When the three corners are aligned, a public manager’s job is much easier – but of course, they often aren’t. ANZSOG offers training in how to discern what might be publicly valuable, and analyse each corner of the triangle to help bring them more into alignment.
Figure 1. The Strategic Triangle (derived from Moore 1995)
Recognising Public Value: Led by Prof Mark Moore, this two day workshop is useful for senior and middle public sector executives keen to identify and measure the public value in the work they and their departments do. Participants will improve your capacity to set up robust empirical measures of the public good, and to use performance measurement strategically to align resources with priorities, as well as build knowledge management systems around public value.
Executive Fellows Program: ANZSOG’s flagship three week program for senior executives, this program has public value as one of its foundational concepts, taught in conjunction with other key topics such as leading change, personal authenticity, the political context, and public behaviour and engagement.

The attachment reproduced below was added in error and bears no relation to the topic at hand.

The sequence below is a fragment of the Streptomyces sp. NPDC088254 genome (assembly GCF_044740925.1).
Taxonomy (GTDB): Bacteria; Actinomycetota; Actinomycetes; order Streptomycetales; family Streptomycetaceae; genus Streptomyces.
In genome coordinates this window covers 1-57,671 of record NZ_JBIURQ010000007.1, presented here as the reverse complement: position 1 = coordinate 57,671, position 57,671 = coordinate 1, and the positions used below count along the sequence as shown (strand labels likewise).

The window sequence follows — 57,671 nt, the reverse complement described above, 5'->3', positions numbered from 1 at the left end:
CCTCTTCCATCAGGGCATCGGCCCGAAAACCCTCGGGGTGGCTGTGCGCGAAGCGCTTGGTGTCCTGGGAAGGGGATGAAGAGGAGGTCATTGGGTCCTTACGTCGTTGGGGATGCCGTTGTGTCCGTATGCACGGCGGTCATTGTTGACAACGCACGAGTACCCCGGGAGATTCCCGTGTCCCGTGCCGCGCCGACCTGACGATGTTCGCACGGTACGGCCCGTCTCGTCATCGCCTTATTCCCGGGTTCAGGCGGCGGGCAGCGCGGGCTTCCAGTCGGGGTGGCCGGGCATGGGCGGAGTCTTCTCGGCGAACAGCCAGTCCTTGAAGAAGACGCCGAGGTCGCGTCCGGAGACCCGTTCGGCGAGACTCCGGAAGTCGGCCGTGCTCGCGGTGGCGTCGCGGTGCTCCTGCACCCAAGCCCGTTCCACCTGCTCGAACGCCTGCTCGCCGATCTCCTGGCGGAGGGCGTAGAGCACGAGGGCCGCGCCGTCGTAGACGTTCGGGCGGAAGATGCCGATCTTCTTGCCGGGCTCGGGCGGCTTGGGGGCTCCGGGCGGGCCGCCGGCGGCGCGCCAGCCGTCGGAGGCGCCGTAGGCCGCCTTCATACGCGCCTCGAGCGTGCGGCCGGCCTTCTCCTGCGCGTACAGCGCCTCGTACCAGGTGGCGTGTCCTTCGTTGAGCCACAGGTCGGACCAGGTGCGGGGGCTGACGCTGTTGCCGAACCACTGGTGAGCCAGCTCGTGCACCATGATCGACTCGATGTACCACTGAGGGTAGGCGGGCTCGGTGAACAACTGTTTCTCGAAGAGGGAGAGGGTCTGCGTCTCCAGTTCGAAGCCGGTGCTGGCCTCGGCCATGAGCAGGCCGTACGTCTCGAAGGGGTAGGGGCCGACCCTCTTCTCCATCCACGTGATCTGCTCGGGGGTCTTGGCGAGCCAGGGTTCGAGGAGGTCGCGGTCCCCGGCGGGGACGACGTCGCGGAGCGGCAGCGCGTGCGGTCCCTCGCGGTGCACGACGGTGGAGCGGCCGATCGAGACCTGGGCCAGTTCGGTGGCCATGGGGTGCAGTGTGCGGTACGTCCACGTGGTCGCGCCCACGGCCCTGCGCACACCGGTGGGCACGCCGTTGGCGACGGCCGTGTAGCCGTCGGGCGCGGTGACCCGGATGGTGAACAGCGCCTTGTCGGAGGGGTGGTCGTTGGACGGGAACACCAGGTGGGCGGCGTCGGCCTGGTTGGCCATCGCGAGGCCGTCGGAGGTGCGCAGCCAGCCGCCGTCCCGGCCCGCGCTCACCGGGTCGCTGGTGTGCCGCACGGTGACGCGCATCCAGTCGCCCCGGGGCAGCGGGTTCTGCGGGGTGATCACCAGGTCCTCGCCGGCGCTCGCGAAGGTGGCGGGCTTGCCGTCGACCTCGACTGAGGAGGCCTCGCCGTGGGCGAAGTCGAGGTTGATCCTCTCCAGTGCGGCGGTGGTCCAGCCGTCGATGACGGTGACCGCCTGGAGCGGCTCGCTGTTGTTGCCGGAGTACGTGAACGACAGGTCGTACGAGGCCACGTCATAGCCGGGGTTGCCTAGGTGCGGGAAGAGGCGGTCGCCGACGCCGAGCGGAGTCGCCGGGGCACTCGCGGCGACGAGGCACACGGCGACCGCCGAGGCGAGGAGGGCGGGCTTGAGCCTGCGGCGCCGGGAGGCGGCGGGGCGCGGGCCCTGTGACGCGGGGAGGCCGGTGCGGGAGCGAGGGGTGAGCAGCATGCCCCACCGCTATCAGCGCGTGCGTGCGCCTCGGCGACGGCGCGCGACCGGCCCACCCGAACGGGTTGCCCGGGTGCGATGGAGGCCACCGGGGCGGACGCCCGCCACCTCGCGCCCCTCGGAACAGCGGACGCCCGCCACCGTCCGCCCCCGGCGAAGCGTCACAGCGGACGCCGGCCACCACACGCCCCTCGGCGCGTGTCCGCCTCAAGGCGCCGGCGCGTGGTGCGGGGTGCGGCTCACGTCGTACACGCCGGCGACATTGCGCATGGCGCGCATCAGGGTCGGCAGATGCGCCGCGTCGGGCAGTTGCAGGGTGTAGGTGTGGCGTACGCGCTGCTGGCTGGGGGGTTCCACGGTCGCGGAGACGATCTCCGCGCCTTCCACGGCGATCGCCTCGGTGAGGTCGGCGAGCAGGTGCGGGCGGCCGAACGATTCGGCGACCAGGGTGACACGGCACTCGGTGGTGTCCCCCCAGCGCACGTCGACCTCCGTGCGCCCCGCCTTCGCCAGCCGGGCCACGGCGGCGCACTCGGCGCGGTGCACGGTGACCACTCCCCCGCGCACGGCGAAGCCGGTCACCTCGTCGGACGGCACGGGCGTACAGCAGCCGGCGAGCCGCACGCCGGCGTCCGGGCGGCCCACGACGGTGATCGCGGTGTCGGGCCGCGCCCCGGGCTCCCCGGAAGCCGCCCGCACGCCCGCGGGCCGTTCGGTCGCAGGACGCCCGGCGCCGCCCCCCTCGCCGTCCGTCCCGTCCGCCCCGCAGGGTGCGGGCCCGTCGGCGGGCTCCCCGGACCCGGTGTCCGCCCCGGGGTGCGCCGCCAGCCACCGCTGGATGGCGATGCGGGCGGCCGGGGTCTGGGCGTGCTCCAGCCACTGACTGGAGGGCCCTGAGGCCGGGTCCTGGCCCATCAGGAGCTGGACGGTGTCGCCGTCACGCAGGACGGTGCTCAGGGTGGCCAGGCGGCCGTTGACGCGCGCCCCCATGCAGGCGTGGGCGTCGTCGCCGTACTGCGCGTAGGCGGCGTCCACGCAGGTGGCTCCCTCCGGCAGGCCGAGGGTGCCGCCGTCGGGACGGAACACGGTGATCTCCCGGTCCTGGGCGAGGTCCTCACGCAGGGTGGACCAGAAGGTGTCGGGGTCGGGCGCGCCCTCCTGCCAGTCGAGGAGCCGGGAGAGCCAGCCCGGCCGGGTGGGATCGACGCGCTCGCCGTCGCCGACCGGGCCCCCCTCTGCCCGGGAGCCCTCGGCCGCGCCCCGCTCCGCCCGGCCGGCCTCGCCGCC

Alford, J., & Hughes, O. (2008). Public value pragmatism as the next phase of public management. The American Review of Public Administration, 38(2), 130-148.
Alford, J. (2016). Co-Production, Interdependence and Publicness: Extending public service-dominant logic. Public Management Review, 18(5), 673-691.
Donahue, J. & Moore, M. (2012). Ports in a storm: Public management in a turbulent world. Brookings Institution Press.
Moore, M. (1995). Creating public value: Strategic management in government. Harvard University Press.
Suggested citation: ANZSOG (2017). What is public value? Public admin explainer, Melbourne: ANZSOG.